Friday, June 26, 2015

How to Run A University

We all know how difficult it is to turn down a raise, but for the third year in a row, President Santa Ono of the University of Cincinnati has rejected his annual bonus of $200,000.  Instead, he has asked that his bonus be given to 14 scholarships and charities.  Click on the link below to read the full story:



Read the news article here

Thursday, June 4, 2015

Tuesday, June 2, 2015

The Value of Philosophy


"Philosophy departments face many challenges.  Philosophy is perceived by some as “less practical” and so less choiceworthy a course of study.  Most entering students have not taken philosophy courses and do not come to college thinking about studying philosophy. Philosophy is unfamiliar, its critical element can scare away some students, and it has a reputation among undergraduates as being hard. The result of this appears to be lower enrollments, and an increased threat to the survival of philosophy departments from budget-conscious administrators and legislators."




For a different view, you can visit the Daily Nous pages.  There, you'll get a balanced perspective.  We all know that studying philosophy is valuable not only for its own sake, but for the skills that one develops when doing it, for the attitudes it encourages, and many other reason.

Click here to visit the Daily Nous Value of Philosophy Pages.  The purpose of VPP is to provide a centralized, highly visible, and up-to-date resource for those seeking information about the benefits of studying philosophy and those seeking to disseminate such information. It is intended for a wide range of users, including: students making choices about their studies, departments trying to attract students and majors, faculty and administrators looking for arguments and data with which to defend philosophy’s place in the college curriculum, teachers seeking to learn about the value of philosophy outreach programs, and so on.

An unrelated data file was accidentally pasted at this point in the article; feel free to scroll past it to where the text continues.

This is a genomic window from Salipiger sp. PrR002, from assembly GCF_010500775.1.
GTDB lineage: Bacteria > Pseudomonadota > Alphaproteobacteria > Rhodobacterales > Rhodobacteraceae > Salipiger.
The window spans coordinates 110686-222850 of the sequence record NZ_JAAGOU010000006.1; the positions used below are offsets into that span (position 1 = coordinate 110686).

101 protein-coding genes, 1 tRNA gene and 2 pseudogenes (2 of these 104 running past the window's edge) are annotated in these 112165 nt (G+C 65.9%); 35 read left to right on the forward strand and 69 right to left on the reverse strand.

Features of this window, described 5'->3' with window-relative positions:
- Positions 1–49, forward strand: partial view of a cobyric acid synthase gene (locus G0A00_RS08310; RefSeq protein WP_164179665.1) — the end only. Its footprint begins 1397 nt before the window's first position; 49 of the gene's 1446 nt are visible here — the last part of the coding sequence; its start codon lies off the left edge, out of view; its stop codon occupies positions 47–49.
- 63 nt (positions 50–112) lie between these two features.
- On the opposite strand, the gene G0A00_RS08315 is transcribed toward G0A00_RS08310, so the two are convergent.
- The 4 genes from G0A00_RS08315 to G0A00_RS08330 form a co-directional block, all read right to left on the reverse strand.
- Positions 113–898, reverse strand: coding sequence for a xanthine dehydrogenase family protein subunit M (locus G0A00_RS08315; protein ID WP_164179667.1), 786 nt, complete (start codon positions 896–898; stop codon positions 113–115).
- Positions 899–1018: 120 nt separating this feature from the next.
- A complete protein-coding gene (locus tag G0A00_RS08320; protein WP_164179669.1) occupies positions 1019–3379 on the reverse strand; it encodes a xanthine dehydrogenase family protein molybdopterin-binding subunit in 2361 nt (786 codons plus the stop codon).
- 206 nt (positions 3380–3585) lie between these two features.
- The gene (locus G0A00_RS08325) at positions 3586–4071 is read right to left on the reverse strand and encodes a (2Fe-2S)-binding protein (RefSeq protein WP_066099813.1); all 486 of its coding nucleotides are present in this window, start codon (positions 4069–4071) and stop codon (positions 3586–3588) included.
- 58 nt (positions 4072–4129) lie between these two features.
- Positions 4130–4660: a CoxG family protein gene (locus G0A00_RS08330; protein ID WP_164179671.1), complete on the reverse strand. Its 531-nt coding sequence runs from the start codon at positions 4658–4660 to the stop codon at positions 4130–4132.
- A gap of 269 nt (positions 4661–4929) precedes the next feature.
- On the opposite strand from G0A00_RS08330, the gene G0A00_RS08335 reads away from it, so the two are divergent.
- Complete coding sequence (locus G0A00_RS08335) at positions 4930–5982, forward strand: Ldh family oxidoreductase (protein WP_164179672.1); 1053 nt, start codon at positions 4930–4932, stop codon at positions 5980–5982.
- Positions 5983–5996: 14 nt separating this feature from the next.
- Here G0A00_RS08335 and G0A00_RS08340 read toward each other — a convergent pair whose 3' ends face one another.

The purpose of VPP is to be an easy-to-find resource for those who may be interested in creating and maintaining such sites, and for people the world over to share new relevant material.

Some of the information on VPP is data regarding test scores and salaries. There is also room on VPP for essays and passages that discuss the intrinsic, or at least less directly pragmatic, value of studying philosophy.


Click here for more information!



Philosophy: Meaning and Love

We here in the Philosophy Department at AU are proud of our graduates!  As part of the SOAR program, Career Services has put together some promotional videos for us.  Check them out:

Nate Bebout is an Ashland University alumnus from the class of 2007, with a degree in philosophy and religion. Learn how he followed his passions and found a meaningful career in campus ministry!





Michael Donatini is a 2003 Ashland alumni. He majored in three different departments, which included Philosophy, Political Science and Journalism!



2015-16 Phi Sigma Tau Inductees

Ashland University's PHI SIGMA TAU, Ohio Mu Chapter, honors students who have demonstrated academic excellence in philosophy.  Membership is by invitation, based on significant academic achievement.  We would like to present the new members for the 2015-2016 academic year:

 
 Lauren Brumbaugh
James Coyne

Logan Darsee
Steven Forbush
Christopher Hassman
Aaron McKinney
John Osborne
Jacob Westfall




Congratulations to our newest (and returning) members!


 

Tuesday, April 28, 2015

Animated Philosophers




Writer, editor, and host George Chatzivasileiou has put together some great introductions to the great thinkers of history.  Called "Animated...Philosophers", these videos are short and worth watching, covering a range of thinkers such as Plato, Aristotle, Augustine, Aquinas, and others!